US and world energy headlines

** The Bureau of Land Management (BLM) announced on Tuesday that it has approved the construction of a 732-mile high-voltage transmission line across the Western U.S. that will help transport renewable energy. The transmission line, called the TransWest Express Project, will run from south-central Wyoming through northwestern Colorado and central Utah before reaching its endpoint in southern Nevada, according to the BLM.

** A drilling company prepares to restart production at its offshore oilfield in southern California after a connecting pipeline’s 595-barrel spill of crude shut down operations in 2021.

** A report finds the nation’s most “EV-friendly” metro areas are all in the Western U.S., with Seattle in the top spot.

** Contractors embark on the ambitious and often arduous task of plugging hundreds of thousands of abandoned oil and gas wells, including more than 4,500 “orphan” wells with no viable owners in Louisiana alone.

** An environmental group on Tuesday sued to block Pacific Gas & Electric from seeking to extend the federal operating licenses for California’s last nuclear power plant.

** Ford Motor Co said Tuesday that next year it will start retooling its sport utility vehicle assembly plant in Oakville, Ontario to produce electric vehicles, fulfilling a promise made to Canada’s Unifor union during contract bargaining in 2020.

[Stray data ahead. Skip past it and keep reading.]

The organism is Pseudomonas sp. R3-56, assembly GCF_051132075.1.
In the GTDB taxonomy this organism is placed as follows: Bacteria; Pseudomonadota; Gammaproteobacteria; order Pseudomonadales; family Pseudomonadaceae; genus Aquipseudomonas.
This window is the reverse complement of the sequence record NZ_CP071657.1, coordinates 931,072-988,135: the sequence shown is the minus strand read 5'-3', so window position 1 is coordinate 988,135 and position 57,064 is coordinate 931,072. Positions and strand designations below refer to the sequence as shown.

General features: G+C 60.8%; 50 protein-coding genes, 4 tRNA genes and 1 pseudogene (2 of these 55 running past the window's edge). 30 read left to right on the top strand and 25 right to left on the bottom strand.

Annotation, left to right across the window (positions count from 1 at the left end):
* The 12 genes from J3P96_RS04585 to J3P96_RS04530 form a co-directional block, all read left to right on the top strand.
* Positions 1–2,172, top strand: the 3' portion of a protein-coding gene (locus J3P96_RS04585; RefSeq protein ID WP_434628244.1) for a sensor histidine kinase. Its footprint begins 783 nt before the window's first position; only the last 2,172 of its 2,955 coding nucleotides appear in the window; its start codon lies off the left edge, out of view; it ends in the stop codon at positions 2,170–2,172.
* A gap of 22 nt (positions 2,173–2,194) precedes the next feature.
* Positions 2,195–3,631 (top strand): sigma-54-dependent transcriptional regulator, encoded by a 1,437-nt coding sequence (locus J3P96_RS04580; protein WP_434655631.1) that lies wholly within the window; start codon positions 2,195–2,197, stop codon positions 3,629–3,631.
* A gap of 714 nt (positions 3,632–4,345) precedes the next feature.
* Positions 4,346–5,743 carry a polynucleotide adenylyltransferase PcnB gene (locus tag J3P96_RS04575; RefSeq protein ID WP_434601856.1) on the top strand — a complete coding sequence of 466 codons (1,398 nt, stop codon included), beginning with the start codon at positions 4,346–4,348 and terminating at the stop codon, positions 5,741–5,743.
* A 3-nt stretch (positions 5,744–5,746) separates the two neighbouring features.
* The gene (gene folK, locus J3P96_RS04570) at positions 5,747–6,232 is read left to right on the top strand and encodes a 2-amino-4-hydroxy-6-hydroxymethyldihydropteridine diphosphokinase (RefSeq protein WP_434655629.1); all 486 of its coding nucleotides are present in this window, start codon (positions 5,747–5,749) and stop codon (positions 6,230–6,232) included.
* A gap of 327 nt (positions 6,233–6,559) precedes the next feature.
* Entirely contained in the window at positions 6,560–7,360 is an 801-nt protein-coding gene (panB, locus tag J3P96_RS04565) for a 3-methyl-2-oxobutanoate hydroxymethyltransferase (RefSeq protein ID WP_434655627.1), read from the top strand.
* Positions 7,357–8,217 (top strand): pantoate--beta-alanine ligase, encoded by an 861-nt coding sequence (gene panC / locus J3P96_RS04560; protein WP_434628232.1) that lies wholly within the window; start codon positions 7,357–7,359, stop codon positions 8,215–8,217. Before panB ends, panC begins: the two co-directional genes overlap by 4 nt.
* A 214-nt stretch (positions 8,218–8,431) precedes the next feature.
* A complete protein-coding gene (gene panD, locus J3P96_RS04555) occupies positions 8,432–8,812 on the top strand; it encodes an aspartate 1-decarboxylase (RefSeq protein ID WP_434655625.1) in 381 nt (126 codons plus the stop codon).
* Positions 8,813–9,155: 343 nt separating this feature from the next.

** Iraq has petitioned a U.S. federal court to enforce an arbitration award against Turkey related to Iraqi oil exports through a pipeline to a Turkish port, according to documents filed with the court.

** Non-OPEC countries will account for a higher percentage of oil production gains this year and next, a reversal of the last two years, the U.S. Energy Information Administration predicted on Tuesday.

** Hungary signed new agreements Tuesday to ensure its continued access to Russian energy, a sign of the country’s continuing diplomatic and trade ties with Moscow that have confounded some European leaders amid the war in Ukraine.

** Solar and wind energy surged to make a record 12 percent of the world’s electricity in 2022, a climate think tank calculated in a report Wednesday — though coal remained the leading source globally.